11-year-old Miah was in the classroom at a Texas elementary school when the 18-year-old gunman killed 19 children and two teachers. She called the police with her dead teacher’s cell phone – but they didn’t come to help her, she reports to the US broadcaster CNN.
After the school massacre in Uvalde, one of the surviving children spoke publicly about the attack and his rescue for the first time. Eleven-year-old Miah Cerrillo tearfully told CNN how she smeared herself with the blood of a dead classmate and pretended to be dead to escape the shooter. She and a classmate then used her killed teacher’s cell phone and called the police to ask them to stop the shooter.
That day, she and her classmates were watching the cartoon “Lilo and Stitch” when teachers Eva Mireles and Irma Garcia found out there was a shooter at school, Miah Cerrillo told CNN in an unfilmed and non-direct way quoted testimony.
One of the teachers tried to close the classroom door, but the shooter was already there. Everything went very quickly. According to Miah Cerrillo, he looked at the teacher and said, “Good night.” Then he shot her and aimed at her colleague and some students. Miah Cerrillo was injured in the shoulder and head by shrapnel.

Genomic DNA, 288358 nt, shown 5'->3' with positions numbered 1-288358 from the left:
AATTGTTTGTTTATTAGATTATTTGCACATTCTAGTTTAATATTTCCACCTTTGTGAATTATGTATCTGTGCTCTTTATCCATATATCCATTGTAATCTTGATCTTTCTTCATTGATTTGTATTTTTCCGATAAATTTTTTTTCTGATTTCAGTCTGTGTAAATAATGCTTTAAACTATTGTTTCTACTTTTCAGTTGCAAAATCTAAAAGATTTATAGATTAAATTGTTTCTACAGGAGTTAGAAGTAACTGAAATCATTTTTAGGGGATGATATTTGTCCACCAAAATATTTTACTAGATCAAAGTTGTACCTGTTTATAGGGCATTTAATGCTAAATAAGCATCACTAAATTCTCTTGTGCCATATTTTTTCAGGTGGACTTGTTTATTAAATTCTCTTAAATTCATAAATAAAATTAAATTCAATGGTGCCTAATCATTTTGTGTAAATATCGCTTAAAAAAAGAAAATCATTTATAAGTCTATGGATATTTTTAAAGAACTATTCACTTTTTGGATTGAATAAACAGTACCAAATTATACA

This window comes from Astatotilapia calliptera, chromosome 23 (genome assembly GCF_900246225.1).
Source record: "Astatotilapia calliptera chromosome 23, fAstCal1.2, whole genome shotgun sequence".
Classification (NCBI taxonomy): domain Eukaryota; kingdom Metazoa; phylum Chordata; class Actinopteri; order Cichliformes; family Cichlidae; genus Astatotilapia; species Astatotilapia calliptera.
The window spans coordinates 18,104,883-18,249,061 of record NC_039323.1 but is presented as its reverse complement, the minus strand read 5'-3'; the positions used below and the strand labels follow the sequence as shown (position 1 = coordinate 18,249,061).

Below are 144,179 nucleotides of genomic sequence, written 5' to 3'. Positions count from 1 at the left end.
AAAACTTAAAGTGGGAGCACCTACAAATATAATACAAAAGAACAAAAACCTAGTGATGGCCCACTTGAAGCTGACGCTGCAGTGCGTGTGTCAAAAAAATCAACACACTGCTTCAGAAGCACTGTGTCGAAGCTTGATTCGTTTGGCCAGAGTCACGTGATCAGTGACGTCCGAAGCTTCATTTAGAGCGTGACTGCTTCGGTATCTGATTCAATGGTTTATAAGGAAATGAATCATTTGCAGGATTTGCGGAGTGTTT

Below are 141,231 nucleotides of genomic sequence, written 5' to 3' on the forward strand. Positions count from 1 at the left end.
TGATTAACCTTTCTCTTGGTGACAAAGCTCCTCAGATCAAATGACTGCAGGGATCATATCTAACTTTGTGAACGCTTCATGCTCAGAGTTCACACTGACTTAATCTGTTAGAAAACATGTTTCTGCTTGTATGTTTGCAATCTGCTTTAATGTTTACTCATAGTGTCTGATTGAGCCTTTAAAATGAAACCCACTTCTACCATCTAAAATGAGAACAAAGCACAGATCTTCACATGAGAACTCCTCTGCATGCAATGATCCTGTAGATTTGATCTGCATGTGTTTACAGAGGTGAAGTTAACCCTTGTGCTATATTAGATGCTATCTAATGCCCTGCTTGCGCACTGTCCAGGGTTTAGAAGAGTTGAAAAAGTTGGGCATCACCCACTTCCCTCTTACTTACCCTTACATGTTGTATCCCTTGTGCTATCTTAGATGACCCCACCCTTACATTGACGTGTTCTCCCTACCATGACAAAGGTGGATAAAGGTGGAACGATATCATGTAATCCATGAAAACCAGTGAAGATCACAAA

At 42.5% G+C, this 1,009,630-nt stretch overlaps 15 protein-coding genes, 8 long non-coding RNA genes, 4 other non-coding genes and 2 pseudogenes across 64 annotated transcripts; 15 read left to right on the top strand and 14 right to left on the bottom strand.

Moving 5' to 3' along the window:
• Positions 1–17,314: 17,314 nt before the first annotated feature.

After that, the student continued, the shooter opened a door to a second classroom. She heard shots and screams. The shooter turned on music through speakers – sad music, according to Miah Cerrillo.
Using the dead teacher’s phone, the girl and a friend begged the police to intervene: “Come in please, we have a problem.” Fearing the shooter might return to her class, she said she dipped her hands in the blood of one classmate whose corpse was lying next to her to smear himself with and pretend to be dead.
At that point, the 11-year-old assumed the police hadn’t arrived at the scene. Later, she recalled to the US TV network, she heard the police arrive outside. She doesn’t understand why the police didn’t come to save her, she told CNN, crying.
For example, it became known that 19 police officers had been stationed in the corridor in front of the interconnected classrooms at an early stage, in which the shooter had holed up with the children. After more than 45 minutes, they made no attempts to enter the room and stop the shooter.
The girl’s hair has been falling out since that horrible day at school. Miah’s mother, Abigale Veloz, set up a fundraising website to fund the medical and psychological help her daughter needs after the massacre. “She will need a lot of help to cope with the trauma she is going through,” Veloz wrote. By Friday afternoon, more than $270,000 had been raised. This far exceeded the original goal of $10,000.